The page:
Following the “Litchfield’s Got Talent; festivities, the ladies are ripped out of their various states of intoxicated slumber when the power suddenly jumps back on thanks to a YouTube electrical tutorial and Gina’s (Abigail Savage) stubborn determination. The TV room comes alive with enthusiastic chatter about meerkats—just a little livelier than Nicky (Natasha Lyonne) can handle at 6:47 a.m., but not as bad as the headache caused by the latest headlines surrounding their protest: The news channels’ major concern isn’t the appalling conditions under which the Litchfield ladies are forced to live, but what they have dubbed a terrorist hostage situation involving “the red states’ favorite chef,” Judy King (Blair Brown).
With only one doctor left in the medical ward, the women are coming to realize just how dire the situation could become, and the first warning signs are already well on their way. Suzanne (Uzo Aduba), who holds her risk for hallucinations and emotional outbursts in check by staying on a very strict schedule and making regular trips to the psychiatric ward, is starting to suffer under the chaos of the riot. Fortunately, Gloria (Selenis Leyva), though initially irritated by Suzanne’s insistence on keeping up her day-to-day routine, recognizes the importance of putting on a show of normalcy for her.
But Suzanne isn’t the only one in danger of spiraling out of control. Leanne (Emma Myles) and Angie (Julie Lake) down cough syrup and any other pharmaceuticals they can get their hands on until their puke turns purple. On top of that, Donuts (James McMenamin), who’s remained in hiding thus far with the help of Doggett (Taryn Manning), accidentally shoots the tip of Leanne’s index finger off when they finally capture him. For the moment, most ladies are too busy having fun running the prison on their own terms, and even adopt their own trial and punishment system to determine Doggett’s fate. Some are convinced it’ll all be over soon, while others struggle with an urgent question: What is going to happen to us?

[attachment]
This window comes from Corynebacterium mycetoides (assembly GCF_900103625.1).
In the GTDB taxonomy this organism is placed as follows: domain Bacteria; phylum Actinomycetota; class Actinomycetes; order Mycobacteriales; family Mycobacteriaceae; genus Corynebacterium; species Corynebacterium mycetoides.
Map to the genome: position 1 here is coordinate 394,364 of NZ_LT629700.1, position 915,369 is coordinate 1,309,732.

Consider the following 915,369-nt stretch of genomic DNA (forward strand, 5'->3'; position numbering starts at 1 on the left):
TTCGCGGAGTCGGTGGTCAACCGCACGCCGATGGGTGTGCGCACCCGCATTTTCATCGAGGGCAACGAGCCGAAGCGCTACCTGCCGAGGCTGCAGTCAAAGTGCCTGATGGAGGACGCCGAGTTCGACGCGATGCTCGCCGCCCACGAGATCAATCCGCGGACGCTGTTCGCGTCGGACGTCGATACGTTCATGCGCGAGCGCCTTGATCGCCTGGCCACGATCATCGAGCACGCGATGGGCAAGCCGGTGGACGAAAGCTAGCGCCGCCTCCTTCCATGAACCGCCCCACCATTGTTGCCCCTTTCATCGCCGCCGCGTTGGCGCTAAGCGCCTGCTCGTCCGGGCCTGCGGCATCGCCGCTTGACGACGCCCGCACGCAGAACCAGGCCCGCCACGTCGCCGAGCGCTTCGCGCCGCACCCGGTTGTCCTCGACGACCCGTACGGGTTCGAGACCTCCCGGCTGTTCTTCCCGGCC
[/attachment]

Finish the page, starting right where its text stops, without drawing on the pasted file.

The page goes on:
Fully aware of the consequences they’ll face once Piscatella (Brad William Henke) gets the go-ahead to storm the prison, Red (Kate Mulgrew) and Blanca (Laura Gómez) are on a mission to out him as the sadistic swine he truly is. High on supposedly natural energy pills, they turn his office upside down in search of evidence to support their case and strike gold whilst slurping on McCullough’s (Emily Tarver) green smoothies and fantasizing about paddle-boarding: a box containing files on Piscatella longer than Infinite Jest. To their horror, he is more of a monster than they could have imagined; he once killed an inmate who was found with severe burns over 80% of his body. Worst of all, they realize that Caputo (Nick Sandow) knew all along and did nothing to prevent Piscatella from possibly doing the same at Litchfield.
Orange Is the New Black has always had a knack for pairing the most unlikely characters together, and Red (“The Mad Russian”) and Blanca (“The Eyebrow”) are, without a doubt, my favorite duo since Boo (Lea DeLaria) and Doggett joined forces. Watching these two communicating perfectly in their respective languages (Russian and Spanish—not exactly similar in sound or execution) and growing more obsessed with the task at hand is hilarious. But as is true for most genius ideas conceived during wild drug benders, Red and Blanca’s plan to lure Piscatella into the prison and force a confession out of him is just plain wacky.